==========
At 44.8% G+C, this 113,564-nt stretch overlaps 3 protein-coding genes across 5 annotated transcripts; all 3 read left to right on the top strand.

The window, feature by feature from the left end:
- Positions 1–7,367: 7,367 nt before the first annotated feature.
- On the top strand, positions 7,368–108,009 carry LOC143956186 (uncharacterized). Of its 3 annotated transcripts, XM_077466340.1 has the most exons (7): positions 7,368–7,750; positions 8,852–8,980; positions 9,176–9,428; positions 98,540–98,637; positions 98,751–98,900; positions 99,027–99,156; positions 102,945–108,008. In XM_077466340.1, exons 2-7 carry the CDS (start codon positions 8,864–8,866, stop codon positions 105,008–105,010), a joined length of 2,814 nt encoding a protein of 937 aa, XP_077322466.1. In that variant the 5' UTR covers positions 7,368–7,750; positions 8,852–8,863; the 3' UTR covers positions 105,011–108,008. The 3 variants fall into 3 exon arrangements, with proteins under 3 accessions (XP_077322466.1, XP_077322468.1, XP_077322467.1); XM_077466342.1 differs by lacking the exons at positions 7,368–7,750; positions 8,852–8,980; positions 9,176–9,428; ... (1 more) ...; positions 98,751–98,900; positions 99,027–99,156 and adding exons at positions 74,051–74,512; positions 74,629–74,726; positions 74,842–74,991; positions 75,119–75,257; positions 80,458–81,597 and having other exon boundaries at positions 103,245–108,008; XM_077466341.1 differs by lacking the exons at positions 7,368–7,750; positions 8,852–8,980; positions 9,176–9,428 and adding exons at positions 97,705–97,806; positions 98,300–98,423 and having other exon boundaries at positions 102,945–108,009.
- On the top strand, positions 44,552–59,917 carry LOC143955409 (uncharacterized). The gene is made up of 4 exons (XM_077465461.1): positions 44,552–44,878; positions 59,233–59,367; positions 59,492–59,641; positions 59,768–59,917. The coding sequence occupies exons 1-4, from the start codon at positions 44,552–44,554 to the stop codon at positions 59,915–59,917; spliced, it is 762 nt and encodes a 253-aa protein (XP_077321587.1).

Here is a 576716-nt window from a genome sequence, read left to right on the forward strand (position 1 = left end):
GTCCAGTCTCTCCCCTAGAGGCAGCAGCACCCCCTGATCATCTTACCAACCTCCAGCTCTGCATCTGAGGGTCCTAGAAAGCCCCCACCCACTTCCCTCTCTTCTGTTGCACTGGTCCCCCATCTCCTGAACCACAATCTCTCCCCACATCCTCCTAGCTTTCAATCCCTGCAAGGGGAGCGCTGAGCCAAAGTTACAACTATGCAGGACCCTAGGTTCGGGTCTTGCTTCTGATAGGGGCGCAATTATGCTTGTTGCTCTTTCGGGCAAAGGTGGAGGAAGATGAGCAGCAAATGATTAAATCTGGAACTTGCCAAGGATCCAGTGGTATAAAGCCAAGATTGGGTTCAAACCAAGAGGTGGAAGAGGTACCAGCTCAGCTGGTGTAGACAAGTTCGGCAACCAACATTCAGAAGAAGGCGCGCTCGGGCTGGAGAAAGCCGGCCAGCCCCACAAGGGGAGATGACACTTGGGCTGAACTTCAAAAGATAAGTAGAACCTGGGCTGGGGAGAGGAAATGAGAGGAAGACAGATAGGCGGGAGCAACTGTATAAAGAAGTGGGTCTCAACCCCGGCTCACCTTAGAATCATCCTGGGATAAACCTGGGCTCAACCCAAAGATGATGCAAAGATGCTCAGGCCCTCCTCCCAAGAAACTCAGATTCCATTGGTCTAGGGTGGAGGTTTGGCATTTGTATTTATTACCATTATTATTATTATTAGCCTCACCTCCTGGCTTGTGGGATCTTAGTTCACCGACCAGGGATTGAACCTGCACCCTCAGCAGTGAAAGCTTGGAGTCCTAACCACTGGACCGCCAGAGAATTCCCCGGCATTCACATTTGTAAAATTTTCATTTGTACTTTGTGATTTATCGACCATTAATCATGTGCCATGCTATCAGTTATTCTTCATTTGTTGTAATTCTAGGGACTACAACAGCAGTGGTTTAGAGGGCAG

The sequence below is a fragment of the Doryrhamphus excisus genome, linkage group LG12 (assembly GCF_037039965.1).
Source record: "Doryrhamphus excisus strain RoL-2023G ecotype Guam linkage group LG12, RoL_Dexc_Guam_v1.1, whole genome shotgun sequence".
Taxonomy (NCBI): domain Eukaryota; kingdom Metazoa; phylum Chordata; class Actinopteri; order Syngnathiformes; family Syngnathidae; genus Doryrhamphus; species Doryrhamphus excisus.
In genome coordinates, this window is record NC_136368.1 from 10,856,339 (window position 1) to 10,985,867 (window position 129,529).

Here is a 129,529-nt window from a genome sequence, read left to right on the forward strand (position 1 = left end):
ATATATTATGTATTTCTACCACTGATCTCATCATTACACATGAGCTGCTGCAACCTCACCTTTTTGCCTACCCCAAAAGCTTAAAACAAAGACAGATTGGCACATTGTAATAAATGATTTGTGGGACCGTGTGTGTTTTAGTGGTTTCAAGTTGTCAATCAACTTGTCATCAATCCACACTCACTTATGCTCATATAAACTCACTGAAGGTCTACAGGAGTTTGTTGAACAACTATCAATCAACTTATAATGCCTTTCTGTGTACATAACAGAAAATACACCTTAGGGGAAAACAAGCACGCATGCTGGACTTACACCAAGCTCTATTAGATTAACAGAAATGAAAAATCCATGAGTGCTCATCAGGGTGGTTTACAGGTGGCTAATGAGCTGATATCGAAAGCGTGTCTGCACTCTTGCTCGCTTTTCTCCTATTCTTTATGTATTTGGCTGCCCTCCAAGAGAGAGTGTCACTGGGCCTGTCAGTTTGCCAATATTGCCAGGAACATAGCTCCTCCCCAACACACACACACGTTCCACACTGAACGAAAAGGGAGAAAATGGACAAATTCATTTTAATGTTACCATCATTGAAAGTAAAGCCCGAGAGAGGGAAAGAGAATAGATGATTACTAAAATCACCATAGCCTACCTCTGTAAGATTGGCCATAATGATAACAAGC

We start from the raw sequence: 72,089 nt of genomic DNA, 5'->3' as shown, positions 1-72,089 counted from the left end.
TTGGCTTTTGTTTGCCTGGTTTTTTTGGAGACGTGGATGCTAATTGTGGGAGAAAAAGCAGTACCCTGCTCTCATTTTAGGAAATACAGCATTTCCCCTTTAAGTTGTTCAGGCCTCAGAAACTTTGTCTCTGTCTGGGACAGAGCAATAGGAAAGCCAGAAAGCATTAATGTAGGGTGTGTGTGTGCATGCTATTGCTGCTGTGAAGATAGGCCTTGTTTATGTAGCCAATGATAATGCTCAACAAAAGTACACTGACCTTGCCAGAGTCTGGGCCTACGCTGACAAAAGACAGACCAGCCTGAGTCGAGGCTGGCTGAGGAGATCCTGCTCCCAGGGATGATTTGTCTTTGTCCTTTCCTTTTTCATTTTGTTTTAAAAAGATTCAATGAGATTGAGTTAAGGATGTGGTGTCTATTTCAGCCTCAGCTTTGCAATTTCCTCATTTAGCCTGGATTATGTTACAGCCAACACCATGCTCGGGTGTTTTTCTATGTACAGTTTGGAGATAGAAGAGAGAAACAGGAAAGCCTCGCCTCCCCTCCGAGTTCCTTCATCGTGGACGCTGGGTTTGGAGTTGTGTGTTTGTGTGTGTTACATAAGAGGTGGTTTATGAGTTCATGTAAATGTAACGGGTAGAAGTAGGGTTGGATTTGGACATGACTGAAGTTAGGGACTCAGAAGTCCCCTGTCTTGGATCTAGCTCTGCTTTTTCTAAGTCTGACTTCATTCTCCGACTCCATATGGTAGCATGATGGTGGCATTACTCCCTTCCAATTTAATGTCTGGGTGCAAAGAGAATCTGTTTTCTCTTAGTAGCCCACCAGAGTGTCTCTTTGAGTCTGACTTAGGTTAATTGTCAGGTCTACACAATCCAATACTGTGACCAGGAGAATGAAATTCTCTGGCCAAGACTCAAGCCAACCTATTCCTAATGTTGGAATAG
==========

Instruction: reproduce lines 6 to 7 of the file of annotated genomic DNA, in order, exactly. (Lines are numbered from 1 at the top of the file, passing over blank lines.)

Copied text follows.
Here is a 576716-nt window from a genome sequence, read left to right on the forward strand (position 1 = left end):
GTCCAGTCTCTCCCCTAGAGGCAGCAGCACCCCCTGATCATCTTACCAACCTCCAGCTCTGCATCTGAGGGTCCTAGAAAGCCCCCACCCACTTCCCTCTCTTCTGTTGCACTGGTCCCCCATCTCCTGAACCACAATCTCTCCCCACATCCTCCTAGCTTTCAATCCCTGCAAGGGGAGCGCTGAGCCAAAGTTACAACTATGCAGGACCCTAGGTTCGGGTCTTGCTTCTGATAGGGGCGCAATTATGCTTGTTGCTCTTTCGGGCAAAGGTGGAGGAAGATGAGCAGCAAATGATTAAATCTGGAACTTGCCAAGGATCCAGTGGTATAAAGCCAAGATTGGGTTCAAACCAAGAGGTGGAAGAGGTACCAGCTCAGCTGGTGTAGACAAGTTCGGCAACCAACATTCAGAAGAAGGCGCGCTCGGGCTGGAGAAAGCCGGCCAGCCCCACAAGGGGAGATGACACTTGGGCTGAACTTCAAAAGATAAGTAGAACCTGGGCTGGGGAGAGGAAATGAGAGGAAGACAGATAGGCGGGAGCAACTGTATAAAGAAGTGGGTCTCAACCCCGGCTCACCTTAGAATCATCCTGGGATAAACCTGGGCTCAACCCAAAGATGATGCAAAGATGCTCAGGCCCTCCTCCCAAGAAACTCAGATTCCATTGGTCTAGGGTGGAGGTTTGGCATTTGTATTTATTACCATTATTATTATTATTAGCCTCACCTCCTGGCTTGTGGGATCTTAGTTCACCGACCAGGGATTGAACCTGCACCCTCAGCAGTGAAAGCTTGGAGTCCTAACCACTGGACCGCCAGAGAATTCCCCGGCATTCACATTTGTAAAATTTTCATTTGTACTTTGTGATTTATCGACCATTAATCATGTGCCATGCTATCAGTTATTCTTCATTTGTTGTAATTCTAGGGACTACAACAGCAGTGGTTTAGAGGGCAG